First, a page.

Understanding Pension Carry Forward Allowance - ESDG Accountancy

Understanding Pension Carry Forward Allowance

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Ed, Chartered Accountant

When it comes to retirement planning, staying abreast of changes to pension regulations is vital for securing your future and staying within the tax rules. One significant change that has taken place fairly recently is the adjustment of the pension carry forward allowance to £60,000 per year. This article aims to simplify this alteration and its implications, alongside explaining key terminology such as threshold income, adjusted net income. We will also look at a worked example as well as explaining the tax benefits of pension contributions.

The Evolution of the Carry Forward Allowance

The carry forward rule is a boon for individuals aiming to bolster their pension savings. Historically capped at £40,000 annually, the unused allowance can now be carried forward up to £60,000 from April 2023. This modification empowers individuals to compensate for previously missed contributions by utilising any untapped allowance from the current as well as the preceding three tax years.

Please be aware to take advantage of the carry forward allowance you must have been a member of a pension scheme in the previous tax years you are utilising your allowance from – typically most employed tax payers looking to do this are part of their employer scheme which can suffice.

This enhancement is particularly advantageous for those experiencing income fluctuations or seeking to optimize their pension strategy. By allowing retroactive contributions without incurring penalty charges, the new allowance facilitates strategic pension planning.

Deciphering Threshold Income and Adjusted Net Income

To leverage the carry forward rule effectively, understanding threshold income and adjusted net income is imperative.

  • Threshold Income: From April 2023 the Threshold Income annual allowance has been set at £260,000 – after which your ability to make a pension contribution is restricted. For every £2 the taxpayers threshold income exceeds this limit, the taxpayers annual allowance is reduced by £1.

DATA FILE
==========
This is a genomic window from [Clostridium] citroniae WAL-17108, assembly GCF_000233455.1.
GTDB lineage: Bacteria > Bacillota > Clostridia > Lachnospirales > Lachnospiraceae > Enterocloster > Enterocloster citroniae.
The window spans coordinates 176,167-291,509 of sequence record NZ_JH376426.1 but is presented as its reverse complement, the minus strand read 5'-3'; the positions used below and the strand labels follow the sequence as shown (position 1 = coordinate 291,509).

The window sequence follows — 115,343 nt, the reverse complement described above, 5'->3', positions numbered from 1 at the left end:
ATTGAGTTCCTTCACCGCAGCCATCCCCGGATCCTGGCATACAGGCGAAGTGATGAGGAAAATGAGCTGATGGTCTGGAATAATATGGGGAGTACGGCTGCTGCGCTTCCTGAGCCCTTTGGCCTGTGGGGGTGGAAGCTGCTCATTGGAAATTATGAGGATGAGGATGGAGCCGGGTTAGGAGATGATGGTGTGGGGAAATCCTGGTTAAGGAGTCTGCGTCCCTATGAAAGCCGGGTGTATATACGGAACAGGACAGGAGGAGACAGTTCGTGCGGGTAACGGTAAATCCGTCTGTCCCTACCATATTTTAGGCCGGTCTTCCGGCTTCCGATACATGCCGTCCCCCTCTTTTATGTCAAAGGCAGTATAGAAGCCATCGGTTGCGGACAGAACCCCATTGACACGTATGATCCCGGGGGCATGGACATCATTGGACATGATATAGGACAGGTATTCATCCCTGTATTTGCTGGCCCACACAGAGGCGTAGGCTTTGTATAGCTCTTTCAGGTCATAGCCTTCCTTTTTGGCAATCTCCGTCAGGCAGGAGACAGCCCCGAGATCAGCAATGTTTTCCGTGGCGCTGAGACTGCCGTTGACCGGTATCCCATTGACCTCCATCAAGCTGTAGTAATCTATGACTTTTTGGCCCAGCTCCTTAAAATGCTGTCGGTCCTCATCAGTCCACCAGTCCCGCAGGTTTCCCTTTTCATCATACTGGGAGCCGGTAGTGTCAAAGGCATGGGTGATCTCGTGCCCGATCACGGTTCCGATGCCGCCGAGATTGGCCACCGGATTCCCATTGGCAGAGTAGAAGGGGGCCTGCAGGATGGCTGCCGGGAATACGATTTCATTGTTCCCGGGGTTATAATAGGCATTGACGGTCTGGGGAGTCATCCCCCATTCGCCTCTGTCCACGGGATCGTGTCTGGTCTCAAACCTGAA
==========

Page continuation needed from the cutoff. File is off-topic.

How do I calculate my threshold income?

    The taxable income for the given tax year minus any taxable lump sum pension death benefits received during the same period as defined under section 636A-4ZA of ITEPA 2003. It also includes employment income that has been redirected towards pension contributions through a salary sacrifice arrangement initiated on or after July 9, 2015.

    From this figure, subtract the total amount of any pension contributions made through relief at source to ensure equal treatment between contributions made under net pay arrangements, which are deducted when calculating taxable income, and those made with relief at source.
  • Adjusted Net Income: This encompasses total taxable income, including pension contributions (both employer and employee), and other taxable income. It is crucial for calculating the maximum contribution you are able to make in the year.

    The above figures are not always straightforward to calculate and HMRC regularly apply penalties (or charges) to those who unknowingly exceed their permitted annual contribution. To avoid falling fowl of these rules many taxpayers choose to use an accountant to advise here.

Illustrative Example of Carry Forward

Consider a scenario where John, a freelancer, earns £100,000 in 2023/24 and intends to maximise his pension contributions. His previous three years’ contributions were:

  • 2020/21: £25,000 (Unused allowance: £15,000)
  • 2021/22: £30,000 (Unused allowance: £10,000)
  • 2022/23: £20,000 (Unused allowance: £20,000)

To calculate his available carry forward, John would sum the unused allowances from the preceding three years and add them to the current year’s allowance.

Total Carry Forward Allowance = Unused Allowance (2020/21) + Unused Allowance (2021/22) + Unused Allowance (2022/23) + Current Year’s Allowance =£15,000+£10,000+£20,000+£60,000 = £105,000